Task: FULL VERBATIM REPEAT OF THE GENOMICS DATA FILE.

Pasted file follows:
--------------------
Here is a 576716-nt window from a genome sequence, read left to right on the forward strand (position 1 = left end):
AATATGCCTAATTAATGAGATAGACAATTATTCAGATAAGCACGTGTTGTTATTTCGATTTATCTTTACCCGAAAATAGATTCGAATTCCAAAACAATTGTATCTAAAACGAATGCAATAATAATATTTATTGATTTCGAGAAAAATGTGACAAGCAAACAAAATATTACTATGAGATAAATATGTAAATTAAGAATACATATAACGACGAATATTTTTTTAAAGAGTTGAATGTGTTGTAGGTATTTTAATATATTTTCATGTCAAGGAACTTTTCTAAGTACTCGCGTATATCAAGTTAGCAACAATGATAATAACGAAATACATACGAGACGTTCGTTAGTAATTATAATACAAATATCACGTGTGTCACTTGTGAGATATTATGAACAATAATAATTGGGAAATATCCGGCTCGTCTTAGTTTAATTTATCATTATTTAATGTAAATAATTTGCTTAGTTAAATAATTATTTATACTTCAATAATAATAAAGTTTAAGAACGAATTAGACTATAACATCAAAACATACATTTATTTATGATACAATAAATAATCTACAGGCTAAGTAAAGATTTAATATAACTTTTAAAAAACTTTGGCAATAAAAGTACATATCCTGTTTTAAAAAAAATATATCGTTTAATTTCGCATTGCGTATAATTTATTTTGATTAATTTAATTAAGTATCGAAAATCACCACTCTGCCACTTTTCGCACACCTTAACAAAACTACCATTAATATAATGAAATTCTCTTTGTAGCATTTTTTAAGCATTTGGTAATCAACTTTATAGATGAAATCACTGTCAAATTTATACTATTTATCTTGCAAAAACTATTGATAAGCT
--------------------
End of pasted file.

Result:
Here is a 576716-nt window from a genome sequence, read left to right on the forward strand (position 1 = left end):
AATATGCCTAATTAATGAGATAGACAATTATTCAGATAAGCACGTGTTGTTATTTCGATTTATCTTTACCCGAAAATAGATTCGAATTCCAAAACAATTGTATCTAAAACGAATGCAATAATAATATTTATTGATTTCGAGAAAAATGTGACAAGCAAACAAAATATTACTATGAGATAAATATGTAAATTAAGAATACATATAACGACGAATATTTTTTTAAAGAGTTGAATGTGTTGTAGGTATTTTAATATATTTTCATGTCAAGGAACTTTTCTAAGTACTCGCGTATATCAAGTTAGCAACAATGATAATAACGAAATACATACGAGACGTTCGTTAGTAATTATAATACAAATATCACGTGTGTCACTTGTGAGATATTATGAACAATAATAATTGGGAAATATCCGGCTCGTCTTAGTTTAATTTATCATTATTTAATGTAAATAATTTGCTTAGTTAAATAATTATTTATACTTCAATAATAATAAAGTTTAAGAACGAATTAGACTATAACATCAAAACATACATTTATTTATGATACAATAAATAATCTACAGGCTAAGTAAAGATTTAATATAACTTTTAAAAAACTTTGGCAATAAAAGTACATATCCTGTTTTAAAAAAAATATATCGTTTAATTTCGCATTGCGTATAATTTATTTTGATTAATTTAATTAAGTATCGAAAATCACCACTCTGCCACTTTTCGCACACCTTAACAAAACTACCATTAATATAATGAAATTCTCTTTGTAGCATTTTTTAAGCATTTGGTAATCAACTTTATAGATGAAATCACTGTCAAATTTATACTATTTATCTTGCAAAAACTATTGATAAGCT